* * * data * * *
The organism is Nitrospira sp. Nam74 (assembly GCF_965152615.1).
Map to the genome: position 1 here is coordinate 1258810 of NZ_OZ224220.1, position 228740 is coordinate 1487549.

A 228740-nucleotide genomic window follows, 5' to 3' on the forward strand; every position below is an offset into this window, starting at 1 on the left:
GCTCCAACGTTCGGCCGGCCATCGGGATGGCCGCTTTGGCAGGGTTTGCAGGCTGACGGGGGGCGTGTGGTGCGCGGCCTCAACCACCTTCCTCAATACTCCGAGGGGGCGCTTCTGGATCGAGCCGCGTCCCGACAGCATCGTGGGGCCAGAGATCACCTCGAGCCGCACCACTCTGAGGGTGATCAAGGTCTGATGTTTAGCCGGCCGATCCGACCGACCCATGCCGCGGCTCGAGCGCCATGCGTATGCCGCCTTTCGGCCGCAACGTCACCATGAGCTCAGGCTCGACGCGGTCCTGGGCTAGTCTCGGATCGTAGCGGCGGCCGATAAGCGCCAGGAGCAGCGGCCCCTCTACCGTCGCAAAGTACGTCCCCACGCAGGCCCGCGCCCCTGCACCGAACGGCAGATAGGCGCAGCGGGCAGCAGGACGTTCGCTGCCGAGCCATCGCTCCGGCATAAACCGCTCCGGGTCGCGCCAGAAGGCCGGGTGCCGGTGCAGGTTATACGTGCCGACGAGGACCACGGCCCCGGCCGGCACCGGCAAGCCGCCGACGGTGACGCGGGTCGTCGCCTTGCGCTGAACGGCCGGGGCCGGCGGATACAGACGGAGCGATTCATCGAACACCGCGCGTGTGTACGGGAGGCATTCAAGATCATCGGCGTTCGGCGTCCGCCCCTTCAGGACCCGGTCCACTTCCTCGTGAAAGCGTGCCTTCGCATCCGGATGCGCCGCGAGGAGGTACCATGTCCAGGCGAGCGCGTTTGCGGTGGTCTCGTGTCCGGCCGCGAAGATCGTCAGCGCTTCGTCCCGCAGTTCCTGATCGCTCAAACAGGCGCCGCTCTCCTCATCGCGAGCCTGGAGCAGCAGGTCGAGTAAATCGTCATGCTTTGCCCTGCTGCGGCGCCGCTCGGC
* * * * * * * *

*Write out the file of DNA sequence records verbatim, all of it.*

The organism is Nitrospira sp. Nam74 (assembly GCF_965152615.1).
Map to the genome: position 1 here is coordinate 1258810 of NZ_OZ224220.1, position 228740 is coordinate 1487549.

A 228740-nucleotide genomic window follows, 5' to 3' on the forward strand; every position below is an offset into this window, starting at 1 on the left:
GCTCCAACGTTCGGCCGGCCATCGGGATGGCCGCTTTGGCAGGGTTTGCAGGCTGACGGGGGGCGTGTGGTGCGCGGCCTCAACCACCTTCCTCAATACTCCGAGGGGGCGCTTCTGGATCGAGCCGCGTCCCGACAGCATCGTGGGGCCAGAGATCACCTCGAGCCGCACCACTCTGAGGGTGATCAAGGTCTGATGTTTAGCCGGCCGATCCGACCGACCCATGCCGCGGCTCGAGCGCCATGCGTATGCCGCCTTTCGGCCGCAACGTCACCATGAGCTCAGGCTCGACGCGGTCCTGGGCTAGTCTCGGATCGTAGCGGCGGCCGATAAGCGCCAGGAGCAGCGGCCCCTCTACCGTCGCAAAGTACGTCCCCACGCAGGCCCGCGCCCCTGCACCGAACGGCAGATAGGCGCAGCGGGCAGCAGGACGTTCGCTGCCGAGCCATCGCTCCGGCATAAACCGCTCCGGGTCGCGCCAGAAGGCCGGGTGCCGGTGCAGGTTATACGTGCCGACGAGGACCACGGCCCCGGCCGGCACCGGCAAGCCGCCGACGGTGACGCGGGTCGTCGCCTTGCGCTGAACGGCCGGGGCCGGCGGATACAGACGGAGCGATTCATCGAACACCGCGCGTGTGTACGGGAGGCATTCAAGATCATCGGCGTTCGGCGTCCGCCCCTTCAGGACCCGGTCCACTTCCTCGTGAAAGCGTGCCTTCGCATCCGGATGCGCCGCGAGGAGGTACCATGTCCAGGCGAGCGCGTTTGCGGTGGTCTCGTGTCCGGCCGCGAAGATCGTCAGCGCTTCGTCCCGCAGTTCCTGATCGCTCAAACAGGCGCCGCTCTCCTCATCGCGAGCCTGGAGCAGCAGGTCGAGTAAATCGTCATGCTTTGCCCTGCTGCGGCGCCGCTCGGC